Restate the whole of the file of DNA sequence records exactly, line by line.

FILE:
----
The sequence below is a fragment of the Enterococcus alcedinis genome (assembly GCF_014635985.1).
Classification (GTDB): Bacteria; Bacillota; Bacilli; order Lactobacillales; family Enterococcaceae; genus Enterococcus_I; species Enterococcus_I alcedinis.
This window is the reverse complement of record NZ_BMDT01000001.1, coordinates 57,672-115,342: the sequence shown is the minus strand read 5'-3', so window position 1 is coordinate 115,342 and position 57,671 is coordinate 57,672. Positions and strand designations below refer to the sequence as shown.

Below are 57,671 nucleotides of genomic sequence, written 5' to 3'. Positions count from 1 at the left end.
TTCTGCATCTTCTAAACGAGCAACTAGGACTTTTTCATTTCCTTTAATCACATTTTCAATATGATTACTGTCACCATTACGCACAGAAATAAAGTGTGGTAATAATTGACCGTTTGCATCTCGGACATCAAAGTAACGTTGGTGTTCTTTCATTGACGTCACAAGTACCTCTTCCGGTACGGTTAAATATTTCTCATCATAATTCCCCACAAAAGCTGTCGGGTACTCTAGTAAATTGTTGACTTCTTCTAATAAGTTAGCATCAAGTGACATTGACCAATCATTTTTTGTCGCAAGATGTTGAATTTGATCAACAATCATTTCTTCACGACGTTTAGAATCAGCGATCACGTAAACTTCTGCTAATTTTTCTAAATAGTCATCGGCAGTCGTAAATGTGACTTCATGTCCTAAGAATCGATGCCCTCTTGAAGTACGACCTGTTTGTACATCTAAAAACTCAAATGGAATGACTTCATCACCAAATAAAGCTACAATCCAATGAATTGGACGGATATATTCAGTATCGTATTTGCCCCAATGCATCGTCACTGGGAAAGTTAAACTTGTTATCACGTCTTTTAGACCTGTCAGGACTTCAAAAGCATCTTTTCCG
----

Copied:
The sequence below is a fragment of the Enterococcus alcedinis genome (assembly GCF_014635985.1).
Classification (GTDB): Bacteria; Bacillota; Bacilli; order Lactobacillales; family Enterococcaceae; genus Enterococcus_I; species Enterococcus_I alcedinis.
This window is the reverse complement of record NZ_BMDT01000001.1, coordinates 57,672-115,342: the sequence shown is the minus strand read 5'-3', so window position 1 is coordinate 115,342 and position 57,671 is coordinate 57,672. Positions and strand designations below refer to the sequence as shown.

Below are 57,671 nucleotides of genomic sequence, written 5' to 3'. Positions count from 1 at the left end.
TTCTGCATCTTCTAAACGAGCAACTAGGACTTTTTCATTTCCTTTAATCACATTTTCAATATGATTACTGTCACCATTACGCACAGAAATAAAGTGTGGTAATAATTGACCGTTTGCATCTCGGACATCAAAGTAACGTTGGTGTTCTTTCATTGACGTCACAAGTACCTCTTCCGGTACGGTTAAATATTTCTCATCATAATTCCCCACAAAAGCTGTCGGGTACTCTAGTAAATTGTTGACTTCTTCTAATAAGTTAGCATCAAGTGACATTGACCAATCATTTTTTGTCGCAAGATGTTGAATTTGATCAACAATCATTTCTTCACGACGTTTAGAATCAGCGATCACGTAAACTTCTGCTAATTTTTCTAAATAGTCATCGGCAGTCGTAAATGTGACTTCATGTCCTAAGAATCGATGCCCTCTTGAAGTACGACCTGTTTGTACATCTAAAAACTCAAATGGAATGACTTCATCACCAAATAAAGCTACAATCCAATGAATTGGACGGATATATTCAGTATCGTATTTGCCCCAATGCATCGTCACTGGGAAAGTTAAACTTGTTATCACGTCTTTTAGACCTGTCAGGACTTCAAAAGCATCTTTTCCG